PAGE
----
Paramount Brass Reflects On Ghost In The Shell’s Middling Domestic Bow

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Ghost in the Shell wasn’t the first – nor is it likely to be the last – of Hollywood’s English-language reboots to attract cries of whitewashing from the four corners of the industry, and much to the surprise of no one, that bubbling controversy cast a looming shadow from which Rupert Sanders’ live-action tentpole was unable to escape.

A $19 million opening at the domestic box office against a budget of around $110 million is poor no matter which way you spin it, and sure enough, Paramount’s domestic distribution chief Kyle Davies posted a frank assessment of Ghost in the Shell‘s current box office performance while speaking with CBC (via The Playlist). In essence, Davies is under no illusion that the controversial casting of Scarlett Johansson as The Major didn’t clip the film’s wings early on, even if both Johansson and her director Rupert Sanders were quick to defend the creative decision at the outset.

Per CBC:

We had hopes for better results domestically. I think the conversation regarding casting impacted the reviews. You’ve got a movie that is very important to the fanboys since it’s based on a Japanese anime movie. So you’re always trying to thread that needle between honoring the source material and make a movie for a mass audience. That’s challenging, but clearly the reviews didn’t help.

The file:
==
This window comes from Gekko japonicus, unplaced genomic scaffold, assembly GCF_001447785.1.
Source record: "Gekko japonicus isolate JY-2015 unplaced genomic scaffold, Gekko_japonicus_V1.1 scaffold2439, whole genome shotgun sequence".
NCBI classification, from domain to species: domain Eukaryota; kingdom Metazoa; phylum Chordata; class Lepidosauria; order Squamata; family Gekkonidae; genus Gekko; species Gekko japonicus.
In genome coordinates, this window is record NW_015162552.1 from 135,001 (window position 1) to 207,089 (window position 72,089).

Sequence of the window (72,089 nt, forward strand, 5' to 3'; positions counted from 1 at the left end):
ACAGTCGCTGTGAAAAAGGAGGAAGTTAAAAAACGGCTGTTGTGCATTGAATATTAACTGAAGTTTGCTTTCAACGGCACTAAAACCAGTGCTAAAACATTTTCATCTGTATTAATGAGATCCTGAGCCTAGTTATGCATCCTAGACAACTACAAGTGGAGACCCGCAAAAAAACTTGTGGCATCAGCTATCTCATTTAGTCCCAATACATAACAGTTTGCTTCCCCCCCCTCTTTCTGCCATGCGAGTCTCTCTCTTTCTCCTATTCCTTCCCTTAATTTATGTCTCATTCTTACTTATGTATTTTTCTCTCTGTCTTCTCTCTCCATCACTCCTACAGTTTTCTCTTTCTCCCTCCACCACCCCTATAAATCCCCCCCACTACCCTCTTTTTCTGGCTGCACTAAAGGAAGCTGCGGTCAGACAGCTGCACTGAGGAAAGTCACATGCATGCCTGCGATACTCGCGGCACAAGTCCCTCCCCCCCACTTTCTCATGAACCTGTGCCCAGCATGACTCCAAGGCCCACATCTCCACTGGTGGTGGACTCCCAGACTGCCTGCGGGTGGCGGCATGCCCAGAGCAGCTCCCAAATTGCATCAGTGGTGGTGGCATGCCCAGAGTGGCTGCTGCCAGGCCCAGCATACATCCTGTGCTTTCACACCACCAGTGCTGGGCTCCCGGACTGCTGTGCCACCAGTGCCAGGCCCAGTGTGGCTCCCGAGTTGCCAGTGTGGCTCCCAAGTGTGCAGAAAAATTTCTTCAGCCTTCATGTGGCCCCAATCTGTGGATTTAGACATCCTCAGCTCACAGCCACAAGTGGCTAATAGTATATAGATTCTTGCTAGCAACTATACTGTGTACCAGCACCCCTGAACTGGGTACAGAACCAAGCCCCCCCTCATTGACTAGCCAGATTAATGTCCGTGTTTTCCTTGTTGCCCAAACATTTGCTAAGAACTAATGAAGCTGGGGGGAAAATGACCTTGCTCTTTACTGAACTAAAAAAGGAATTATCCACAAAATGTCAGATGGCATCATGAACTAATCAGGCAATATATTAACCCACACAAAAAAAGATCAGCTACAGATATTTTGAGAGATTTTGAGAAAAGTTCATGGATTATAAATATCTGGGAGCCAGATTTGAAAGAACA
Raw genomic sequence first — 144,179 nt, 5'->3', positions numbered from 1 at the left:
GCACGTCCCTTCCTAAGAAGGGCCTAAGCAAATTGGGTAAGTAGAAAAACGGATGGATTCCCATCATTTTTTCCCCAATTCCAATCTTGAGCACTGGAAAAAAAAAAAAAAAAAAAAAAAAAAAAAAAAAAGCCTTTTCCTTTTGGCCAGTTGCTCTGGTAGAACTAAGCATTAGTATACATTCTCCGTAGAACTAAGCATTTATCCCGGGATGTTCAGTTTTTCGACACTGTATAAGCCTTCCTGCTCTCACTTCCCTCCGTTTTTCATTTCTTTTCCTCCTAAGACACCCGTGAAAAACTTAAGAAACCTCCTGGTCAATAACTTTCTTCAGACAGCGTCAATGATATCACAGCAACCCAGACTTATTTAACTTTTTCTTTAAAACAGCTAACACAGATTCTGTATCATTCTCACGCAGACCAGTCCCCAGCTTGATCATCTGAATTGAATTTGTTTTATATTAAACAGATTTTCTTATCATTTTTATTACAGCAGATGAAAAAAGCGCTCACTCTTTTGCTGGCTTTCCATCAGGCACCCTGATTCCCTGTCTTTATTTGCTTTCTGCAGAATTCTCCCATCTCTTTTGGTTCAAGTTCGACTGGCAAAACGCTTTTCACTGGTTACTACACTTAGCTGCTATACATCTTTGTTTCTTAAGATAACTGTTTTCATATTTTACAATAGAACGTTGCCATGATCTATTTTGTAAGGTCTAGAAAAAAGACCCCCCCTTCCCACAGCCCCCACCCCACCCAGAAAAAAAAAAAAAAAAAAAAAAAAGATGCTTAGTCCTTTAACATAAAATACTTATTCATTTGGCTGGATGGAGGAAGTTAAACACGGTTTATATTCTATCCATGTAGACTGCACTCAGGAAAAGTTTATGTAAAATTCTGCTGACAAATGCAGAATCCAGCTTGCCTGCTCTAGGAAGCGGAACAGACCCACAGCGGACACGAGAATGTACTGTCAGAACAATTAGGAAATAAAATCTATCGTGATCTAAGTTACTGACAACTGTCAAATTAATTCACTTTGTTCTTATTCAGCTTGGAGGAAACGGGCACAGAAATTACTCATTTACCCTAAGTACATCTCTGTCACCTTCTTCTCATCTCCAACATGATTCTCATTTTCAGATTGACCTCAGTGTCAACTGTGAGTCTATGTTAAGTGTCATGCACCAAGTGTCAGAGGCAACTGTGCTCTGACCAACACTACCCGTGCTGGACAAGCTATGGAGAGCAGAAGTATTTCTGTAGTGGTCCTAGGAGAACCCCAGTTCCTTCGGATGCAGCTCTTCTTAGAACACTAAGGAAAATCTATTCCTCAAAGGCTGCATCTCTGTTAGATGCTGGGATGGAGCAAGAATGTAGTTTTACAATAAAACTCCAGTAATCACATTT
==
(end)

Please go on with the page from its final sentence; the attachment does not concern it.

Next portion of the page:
The big question now is whether Ghost in the Shell will be able to recoup its production budget and at least break even. Paramount’s live-action cyberpunk thriller is yet to launch across China and Japan – both territories will receive the pic on Friday, April 7th – so there’s still room to play with, financially speaking. Even still, this is a far cry from the box office success that the studio was initially banking on, and surely these lowly numbers will silence any and all murmurings of a sequel.

For more Ghost in the Shell coverage, don’t forget to have a gander at our in-depth review, not to mention the latest episode of Cinemaholics, We Got This Covered’s weekly podcast, in which Jon Negroni and Maveryke Hines pick apart Rupert Sanders’ lavish blockbuster.

Source: CBC


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